Similar to the flu, however, the combination of tools to prevent and manage the spread of COVID-19 means that seasonal deaths and illnesses due to the virus are tolerated. Tens of thousands of lives are lost to influenza each year. Because it is endemic, these deaths are expected and therefore tolerated as the norm. For example, preventive measures like required lockdowns, masks, or distancing mandates aren’t put into effect to lessen the expected death toll of the annual flu as they may be during pandemic outbreaks.

The U.S. is already witnessing enormous numbers of preventable losses in people with underlying conditions. Rochelle Walensky, director of the CDC, recently reported that more than 75% of those dying of COVID-19 occurred in people with at least four comorbidities. Her reference to this being “encouraging news” on Good Morning America not only led to severe backlash, but was also used out of context to fuel anti-mask and anti-vaccine outcries on social media.

Though she meant the “encouraging news” is  the tools we have – vaccines and masks – are working, the message was lost among the overwhelming and unnecessary loss of lives. Dialysis patients, dubbed COVID-19’s perfect victims, are just one population seeing catastrophic death tolls that could have been prevented. If COVID-19 becomes endemic, it’s possible that more and more deaths among vulnerable populations will be accredited to their underlying conditions or regarded as an expected outcome, rather than be acknowledged as preventable and needless.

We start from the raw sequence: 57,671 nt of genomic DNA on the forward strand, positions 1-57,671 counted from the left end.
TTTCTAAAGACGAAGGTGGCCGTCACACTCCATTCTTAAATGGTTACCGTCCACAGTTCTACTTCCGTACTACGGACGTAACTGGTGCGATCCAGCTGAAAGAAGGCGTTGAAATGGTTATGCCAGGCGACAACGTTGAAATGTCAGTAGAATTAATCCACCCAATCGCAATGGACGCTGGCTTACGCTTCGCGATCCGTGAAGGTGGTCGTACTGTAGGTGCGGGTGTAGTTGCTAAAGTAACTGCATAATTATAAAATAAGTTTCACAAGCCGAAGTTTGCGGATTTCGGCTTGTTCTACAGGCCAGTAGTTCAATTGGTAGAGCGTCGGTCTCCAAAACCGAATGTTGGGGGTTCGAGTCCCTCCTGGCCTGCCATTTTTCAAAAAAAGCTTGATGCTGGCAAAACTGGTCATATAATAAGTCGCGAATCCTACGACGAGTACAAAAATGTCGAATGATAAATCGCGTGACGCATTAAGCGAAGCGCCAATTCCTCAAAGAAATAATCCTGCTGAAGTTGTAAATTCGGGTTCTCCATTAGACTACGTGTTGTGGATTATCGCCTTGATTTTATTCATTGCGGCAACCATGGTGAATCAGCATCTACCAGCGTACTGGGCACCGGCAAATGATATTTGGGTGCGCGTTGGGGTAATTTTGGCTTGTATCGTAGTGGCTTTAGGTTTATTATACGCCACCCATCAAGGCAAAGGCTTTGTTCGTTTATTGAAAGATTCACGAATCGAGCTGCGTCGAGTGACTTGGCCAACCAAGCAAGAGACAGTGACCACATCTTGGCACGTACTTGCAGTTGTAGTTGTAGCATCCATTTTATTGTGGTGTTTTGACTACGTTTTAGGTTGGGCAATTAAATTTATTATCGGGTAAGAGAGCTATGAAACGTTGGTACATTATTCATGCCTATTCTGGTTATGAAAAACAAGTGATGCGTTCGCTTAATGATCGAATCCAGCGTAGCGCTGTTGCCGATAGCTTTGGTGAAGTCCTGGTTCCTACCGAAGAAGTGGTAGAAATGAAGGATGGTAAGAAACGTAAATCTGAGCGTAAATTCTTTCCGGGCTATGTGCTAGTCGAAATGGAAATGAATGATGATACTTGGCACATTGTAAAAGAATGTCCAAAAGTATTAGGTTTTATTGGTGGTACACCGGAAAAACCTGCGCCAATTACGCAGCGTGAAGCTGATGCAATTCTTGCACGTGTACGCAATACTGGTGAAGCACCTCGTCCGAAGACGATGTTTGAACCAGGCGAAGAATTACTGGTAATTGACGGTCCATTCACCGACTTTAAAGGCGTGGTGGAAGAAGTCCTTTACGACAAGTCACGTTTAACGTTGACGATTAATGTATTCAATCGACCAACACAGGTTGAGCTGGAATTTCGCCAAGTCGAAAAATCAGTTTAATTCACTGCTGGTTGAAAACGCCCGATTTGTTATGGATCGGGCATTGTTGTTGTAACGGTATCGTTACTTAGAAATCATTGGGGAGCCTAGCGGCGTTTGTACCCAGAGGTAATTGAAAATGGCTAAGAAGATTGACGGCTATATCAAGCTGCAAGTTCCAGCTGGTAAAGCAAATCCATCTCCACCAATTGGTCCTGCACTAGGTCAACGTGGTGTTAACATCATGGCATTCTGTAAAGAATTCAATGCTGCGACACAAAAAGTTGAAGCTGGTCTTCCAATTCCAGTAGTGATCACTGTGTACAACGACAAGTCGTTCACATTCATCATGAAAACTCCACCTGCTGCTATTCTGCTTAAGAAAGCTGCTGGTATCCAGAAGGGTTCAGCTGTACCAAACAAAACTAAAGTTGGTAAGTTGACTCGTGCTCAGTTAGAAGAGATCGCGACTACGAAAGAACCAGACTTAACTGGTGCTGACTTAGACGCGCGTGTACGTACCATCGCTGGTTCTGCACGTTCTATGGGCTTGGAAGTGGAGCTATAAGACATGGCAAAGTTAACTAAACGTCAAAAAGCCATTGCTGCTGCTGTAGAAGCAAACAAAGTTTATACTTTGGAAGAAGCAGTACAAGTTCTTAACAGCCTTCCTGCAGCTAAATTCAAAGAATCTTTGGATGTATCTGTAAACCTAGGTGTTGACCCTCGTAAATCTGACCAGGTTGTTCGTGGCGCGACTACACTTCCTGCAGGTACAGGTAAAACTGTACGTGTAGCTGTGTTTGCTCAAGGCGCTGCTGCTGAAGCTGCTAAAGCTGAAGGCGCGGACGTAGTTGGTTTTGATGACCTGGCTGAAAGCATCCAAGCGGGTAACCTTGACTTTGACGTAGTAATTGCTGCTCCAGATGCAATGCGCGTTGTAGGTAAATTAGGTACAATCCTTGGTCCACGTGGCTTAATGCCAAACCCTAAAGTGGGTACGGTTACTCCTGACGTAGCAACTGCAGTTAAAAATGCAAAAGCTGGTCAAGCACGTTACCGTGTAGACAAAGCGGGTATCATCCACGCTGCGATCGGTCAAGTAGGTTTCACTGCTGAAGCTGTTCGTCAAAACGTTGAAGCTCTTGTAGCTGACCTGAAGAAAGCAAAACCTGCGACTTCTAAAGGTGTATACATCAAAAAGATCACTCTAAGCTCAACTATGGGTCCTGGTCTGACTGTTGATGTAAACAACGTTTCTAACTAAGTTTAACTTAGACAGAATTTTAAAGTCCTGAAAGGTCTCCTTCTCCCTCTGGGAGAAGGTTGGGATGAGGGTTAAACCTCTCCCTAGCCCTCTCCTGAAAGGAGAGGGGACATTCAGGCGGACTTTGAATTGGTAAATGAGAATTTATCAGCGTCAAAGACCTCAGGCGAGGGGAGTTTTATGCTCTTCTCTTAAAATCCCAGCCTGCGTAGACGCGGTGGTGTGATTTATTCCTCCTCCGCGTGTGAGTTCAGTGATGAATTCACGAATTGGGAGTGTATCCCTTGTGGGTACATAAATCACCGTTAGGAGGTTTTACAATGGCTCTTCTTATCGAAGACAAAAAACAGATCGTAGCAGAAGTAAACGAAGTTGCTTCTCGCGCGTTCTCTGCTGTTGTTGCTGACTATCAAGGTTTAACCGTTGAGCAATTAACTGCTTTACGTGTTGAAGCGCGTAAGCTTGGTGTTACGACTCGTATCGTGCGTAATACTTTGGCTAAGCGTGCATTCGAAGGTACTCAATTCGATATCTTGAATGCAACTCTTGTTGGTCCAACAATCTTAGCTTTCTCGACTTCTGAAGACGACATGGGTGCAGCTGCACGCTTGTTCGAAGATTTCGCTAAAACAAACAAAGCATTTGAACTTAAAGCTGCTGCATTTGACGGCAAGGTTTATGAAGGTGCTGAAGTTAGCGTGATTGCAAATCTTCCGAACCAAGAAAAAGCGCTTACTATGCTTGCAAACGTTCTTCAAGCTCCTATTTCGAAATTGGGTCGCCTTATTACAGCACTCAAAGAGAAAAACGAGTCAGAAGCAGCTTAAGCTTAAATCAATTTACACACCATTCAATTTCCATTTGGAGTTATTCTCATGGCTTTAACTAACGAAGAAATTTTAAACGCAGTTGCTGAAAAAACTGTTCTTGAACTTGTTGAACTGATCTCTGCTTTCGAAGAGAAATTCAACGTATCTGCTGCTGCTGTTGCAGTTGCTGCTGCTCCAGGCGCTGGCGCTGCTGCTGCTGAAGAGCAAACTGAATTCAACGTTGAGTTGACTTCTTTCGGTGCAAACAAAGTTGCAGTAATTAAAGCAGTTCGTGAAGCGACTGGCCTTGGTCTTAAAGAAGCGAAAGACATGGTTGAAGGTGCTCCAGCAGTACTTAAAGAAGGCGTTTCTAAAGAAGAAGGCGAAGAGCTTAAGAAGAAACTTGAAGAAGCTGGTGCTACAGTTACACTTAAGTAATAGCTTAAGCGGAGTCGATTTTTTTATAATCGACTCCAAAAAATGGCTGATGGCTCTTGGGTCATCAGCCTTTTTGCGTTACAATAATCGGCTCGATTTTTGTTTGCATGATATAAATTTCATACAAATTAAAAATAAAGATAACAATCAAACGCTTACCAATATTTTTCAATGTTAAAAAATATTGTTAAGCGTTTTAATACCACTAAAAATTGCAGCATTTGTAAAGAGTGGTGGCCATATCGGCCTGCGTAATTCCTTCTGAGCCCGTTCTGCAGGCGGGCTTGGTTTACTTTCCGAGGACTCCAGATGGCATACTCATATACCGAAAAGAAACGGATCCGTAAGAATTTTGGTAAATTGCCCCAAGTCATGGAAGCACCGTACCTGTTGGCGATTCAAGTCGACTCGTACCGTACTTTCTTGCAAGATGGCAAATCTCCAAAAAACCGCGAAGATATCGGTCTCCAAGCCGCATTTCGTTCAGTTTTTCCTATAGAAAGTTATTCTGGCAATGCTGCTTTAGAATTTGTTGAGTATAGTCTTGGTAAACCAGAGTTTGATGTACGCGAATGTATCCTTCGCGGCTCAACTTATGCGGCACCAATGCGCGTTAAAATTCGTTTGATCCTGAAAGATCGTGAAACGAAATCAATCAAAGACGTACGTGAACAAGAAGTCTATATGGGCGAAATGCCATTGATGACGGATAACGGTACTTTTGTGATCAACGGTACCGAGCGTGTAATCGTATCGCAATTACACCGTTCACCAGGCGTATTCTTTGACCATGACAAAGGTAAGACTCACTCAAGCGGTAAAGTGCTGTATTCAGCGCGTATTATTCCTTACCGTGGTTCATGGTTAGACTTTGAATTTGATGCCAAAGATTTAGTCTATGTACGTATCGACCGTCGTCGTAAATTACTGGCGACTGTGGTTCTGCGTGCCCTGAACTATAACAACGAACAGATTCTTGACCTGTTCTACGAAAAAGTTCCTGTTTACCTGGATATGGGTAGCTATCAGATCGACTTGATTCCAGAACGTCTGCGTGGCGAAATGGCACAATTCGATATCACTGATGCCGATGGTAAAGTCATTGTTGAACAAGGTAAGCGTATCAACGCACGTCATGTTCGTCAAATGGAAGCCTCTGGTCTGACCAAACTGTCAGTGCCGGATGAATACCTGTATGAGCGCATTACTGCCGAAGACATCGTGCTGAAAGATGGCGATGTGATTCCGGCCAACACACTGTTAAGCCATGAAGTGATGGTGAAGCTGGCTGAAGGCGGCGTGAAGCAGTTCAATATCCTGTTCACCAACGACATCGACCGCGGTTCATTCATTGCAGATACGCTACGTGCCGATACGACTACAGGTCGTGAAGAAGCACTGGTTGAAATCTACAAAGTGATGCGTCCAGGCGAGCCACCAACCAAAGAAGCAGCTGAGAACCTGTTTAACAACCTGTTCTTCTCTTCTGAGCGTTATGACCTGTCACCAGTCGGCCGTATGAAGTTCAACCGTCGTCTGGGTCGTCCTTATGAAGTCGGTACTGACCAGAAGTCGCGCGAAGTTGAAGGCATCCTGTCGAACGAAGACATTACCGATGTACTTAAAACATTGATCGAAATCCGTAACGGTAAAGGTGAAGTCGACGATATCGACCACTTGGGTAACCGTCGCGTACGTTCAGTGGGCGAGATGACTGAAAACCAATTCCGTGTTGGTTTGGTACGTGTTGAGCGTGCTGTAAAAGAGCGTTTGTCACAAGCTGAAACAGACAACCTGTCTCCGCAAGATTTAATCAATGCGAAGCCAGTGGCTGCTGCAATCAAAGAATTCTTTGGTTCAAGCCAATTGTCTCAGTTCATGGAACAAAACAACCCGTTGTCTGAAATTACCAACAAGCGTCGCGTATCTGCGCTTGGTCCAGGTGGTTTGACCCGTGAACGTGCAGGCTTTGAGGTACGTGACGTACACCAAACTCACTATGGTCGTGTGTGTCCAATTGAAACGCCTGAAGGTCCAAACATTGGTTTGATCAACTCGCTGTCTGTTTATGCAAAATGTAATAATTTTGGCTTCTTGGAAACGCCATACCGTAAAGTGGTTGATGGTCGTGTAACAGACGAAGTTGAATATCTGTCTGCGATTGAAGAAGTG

Allowing COVID-19 to move into endemic status, without more immediate action as surges of the virus, flu, and co-infection continue, perpetuates preventable deaths. Masks, vaccines, and recommended safety guidelines are proven to protect individuals from hospitalization, severe illness, and death. As members of our community, we have a responsibility to do our part to protect those who are most vulnerable and not allow them to die needlessly.

Protect yourself, your family, and your community by getting vaccinated for both flu and COVID-19 as soon as possible. Children 6 months and older are eligible for the flu vaccine. Children ages 5 to 17 years old are eligible for the Pfizer COVID-19 vaccine. Individuals 18 and older may choose between the three authorized COVID-19 vaccines available.

Learn more about how vaccines protect you and your family and find a vaccine near you with the Vaccine Finder: